This paper reports the overview of Dynamic Surf project conducted in the Japanese Experiment Module Kibo on board the International Space Station (ISS), especially focusing on the experimental conditions, the measurement systems, and the g-jitter effects. Oscillatory Marangoni convection in the liquid bridge is associated with oscillatory motion of the liquid-gas interface due to velocity oscillation inside the liquid bridge, where such a motion is called dynamic surface deformation (DSD). The present project aims at understanding the DSD effect in the transition mechanisms of temperature gradient-driven Marangoni convection in large-scale liquid bridges of high-Prandtl-number fluids through the long-term microgravity experiments on board the ISS. A series of microgravity experiments have been conducted in the period from September 2013 to November 2016 to understand the instability mechanisms and the role of DSD in Marangoni convection.
In order to use hydrogen as a fuel for spacecraft propulsion system, utilization of aluminum and water reaction system is considered. Liquid-gas separation is necessary for water tank in this propulsion system. The purpose of this study is to confirm the applicability of water to the surface tension liquid acquisition mechanism in tank by improving wettability using a silica coating. It was demonstrated that silica coating could improve the wettability of water against metallic material applied to practical tanks. By the microgravity experiment using drop tower facility, it was confirmed that water in tank could be acquired on the liquid outlet by vane device with silica coating.
This study investigated the flammability of the fire-resistant material ethylene-tetrafluoroethylene (ETFE) as insulation for copper wires under different flow velocity and gravity conditions. The limiting oxygen concentration (LOC) of flame spreading horizontally over the sample was investigated at external opposed flow velocities ranging from 0 to 200 mm/s under normal gravity (1g0) and microgravity (μg0). The LOC under μg0 showed a U-shape, which has been reported in previous studies. A minimum LOC of approximately 26% was found at external flow velocities ranging 50–100 mm/s. An expanded heat balance model and radiation number for wire combustion (𝑅𝑟𝑎𝑑,𝑤𝑖𝑟𝑒) were proposed considering the heat conduction through the copper core, which is a notable feature of wire combustion. The U-shaped LOC curve was qualitatively explained in the low flow velocity region by this model and in the high flow velocity region by the Damköhler number. We also compared the LOC trend of ETFE with that of polyethylene (PE)-insulated wires reported in a previous study and demonstrated that the drop of LOC in ETFE was much larger than that of PE when the gravitational condition was changed from 1g0 to μg0 (∆LOC). This large difference was explained by two factors. First, the rate of change of flame temperature with an increasing oxygen concentration is small at high oxygen concentrations. Second, the increase in heat input through the copper core owing to gravity change was larger for ETFE than for PE because of the difference in the rate of change in flame length along the copper core.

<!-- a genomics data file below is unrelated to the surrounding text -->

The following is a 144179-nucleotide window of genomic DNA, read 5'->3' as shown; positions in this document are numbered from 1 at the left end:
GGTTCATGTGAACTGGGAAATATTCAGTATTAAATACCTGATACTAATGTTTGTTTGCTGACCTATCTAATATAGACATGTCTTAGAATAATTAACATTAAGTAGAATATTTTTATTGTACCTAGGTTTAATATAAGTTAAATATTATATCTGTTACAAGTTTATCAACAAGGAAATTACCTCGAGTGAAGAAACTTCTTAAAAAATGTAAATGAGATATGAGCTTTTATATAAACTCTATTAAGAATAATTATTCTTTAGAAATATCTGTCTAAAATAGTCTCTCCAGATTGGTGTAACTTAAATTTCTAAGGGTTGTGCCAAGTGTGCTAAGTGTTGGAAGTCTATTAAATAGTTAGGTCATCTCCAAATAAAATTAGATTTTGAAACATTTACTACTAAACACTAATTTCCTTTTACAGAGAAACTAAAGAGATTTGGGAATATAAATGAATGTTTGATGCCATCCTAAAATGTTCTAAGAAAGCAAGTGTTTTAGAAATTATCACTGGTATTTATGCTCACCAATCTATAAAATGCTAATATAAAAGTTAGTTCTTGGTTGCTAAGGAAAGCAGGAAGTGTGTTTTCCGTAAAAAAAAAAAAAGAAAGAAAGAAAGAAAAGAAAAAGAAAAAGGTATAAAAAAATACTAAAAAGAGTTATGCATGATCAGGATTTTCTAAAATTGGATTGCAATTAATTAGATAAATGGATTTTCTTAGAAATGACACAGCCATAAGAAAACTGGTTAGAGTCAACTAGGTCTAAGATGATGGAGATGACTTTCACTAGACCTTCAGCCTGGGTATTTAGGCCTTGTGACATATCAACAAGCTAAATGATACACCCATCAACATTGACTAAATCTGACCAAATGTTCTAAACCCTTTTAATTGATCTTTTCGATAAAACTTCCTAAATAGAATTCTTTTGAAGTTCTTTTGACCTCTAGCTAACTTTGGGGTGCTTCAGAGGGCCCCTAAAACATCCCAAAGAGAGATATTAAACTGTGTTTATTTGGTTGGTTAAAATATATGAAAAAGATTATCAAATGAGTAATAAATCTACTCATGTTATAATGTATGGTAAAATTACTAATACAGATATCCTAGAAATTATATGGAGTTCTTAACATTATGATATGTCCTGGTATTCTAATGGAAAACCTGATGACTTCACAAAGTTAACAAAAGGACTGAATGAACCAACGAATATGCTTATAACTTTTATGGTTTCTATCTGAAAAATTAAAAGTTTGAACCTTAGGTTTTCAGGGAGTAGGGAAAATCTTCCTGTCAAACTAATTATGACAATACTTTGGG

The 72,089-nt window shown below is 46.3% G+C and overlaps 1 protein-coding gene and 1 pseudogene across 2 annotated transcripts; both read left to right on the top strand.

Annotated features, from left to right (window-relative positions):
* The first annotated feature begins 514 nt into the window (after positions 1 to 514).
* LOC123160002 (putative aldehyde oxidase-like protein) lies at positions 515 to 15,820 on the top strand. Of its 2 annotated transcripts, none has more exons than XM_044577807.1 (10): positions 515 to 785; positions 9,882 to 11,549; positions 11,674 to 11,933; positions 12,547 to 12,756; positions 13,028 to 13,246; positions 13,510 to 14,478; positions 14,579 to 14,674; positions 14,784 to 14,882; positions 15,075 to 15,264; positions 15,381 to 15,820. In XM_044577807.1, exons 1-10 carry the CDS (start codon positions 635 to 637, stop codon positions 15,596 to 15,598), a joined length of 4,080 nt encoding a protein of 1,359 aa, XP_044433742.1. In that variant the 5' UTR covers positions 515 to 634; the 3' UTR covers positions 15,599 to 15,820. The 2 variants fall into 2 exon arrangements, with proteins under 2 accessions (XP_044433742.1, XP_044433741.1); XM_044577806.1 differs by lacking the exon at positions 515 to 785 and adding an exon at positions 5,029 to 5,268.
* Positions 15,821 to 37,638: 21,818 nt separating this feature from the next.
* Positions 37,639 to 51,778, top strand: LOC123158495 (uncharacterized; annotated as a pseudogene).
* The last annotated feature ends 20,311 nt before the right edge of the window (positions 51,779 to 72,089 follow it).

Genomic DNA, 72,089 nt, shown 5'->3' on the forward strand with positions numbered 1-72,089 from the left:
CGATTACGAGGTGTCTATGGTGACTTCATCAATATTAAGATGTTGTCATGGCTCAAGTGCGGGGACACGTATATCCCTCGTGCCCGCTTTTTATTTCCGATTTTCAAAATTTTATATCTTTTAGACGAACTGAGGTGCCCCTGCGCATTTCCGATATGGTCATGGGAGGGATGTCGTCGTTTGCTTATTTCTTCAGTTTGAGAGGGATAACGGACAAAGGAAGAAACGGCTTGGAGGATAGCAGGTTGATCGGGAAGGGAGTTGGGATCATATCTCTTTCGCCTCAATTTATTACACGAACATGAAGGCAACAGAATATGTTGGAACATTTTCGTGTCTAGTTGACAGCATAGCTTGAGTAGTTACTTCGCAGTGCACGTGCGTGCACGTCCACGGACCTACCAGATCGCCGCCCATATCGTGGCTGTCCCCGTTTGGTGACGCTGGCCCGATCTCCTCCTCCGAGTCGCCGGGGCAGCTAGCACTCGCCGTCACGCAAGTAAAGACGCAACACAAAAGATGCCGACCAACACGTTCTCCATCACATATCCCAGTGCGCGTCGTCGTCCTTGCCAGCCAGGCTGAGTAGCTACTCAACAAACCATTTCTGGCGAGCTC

To understand behavior of molten core materials is an urgent issue to investigate the progression of a core meltdown accident in nuclear power plants. Zirconium (Zr) based alloys have been widely used as nuclear fuel claddings and structural materials in the nuclear power plants. Since the typical atmosphere during most accident scenarios is steam, Zr liquid containing significant amount of O (Zr-O liquid alloys) will be generated in the case of the core meltdown accident. In this study we aim to provide thermophysical properties of Zr-O liquid alloys. To avoid a difficulty in measurement due to high melting point and high reactivity of Zr liquid, electrostatic levitation technique was employed for the measurement. Zr-O alloys with nominal compositions of Zr0.9O0.1 and Zr0.8O0.2 were prepared from powder Zr and ZrO2 by solid-state reaction. The oxygen composition was evaluated by thermogravimetric analysis. The measured viscosities of Zr-O liquids are higher than those of Zr liquid (experimental) and ZrO2 liquid (calculated), which indicates that the composition-dependent viscosity may have maxima in Zr-O liquids.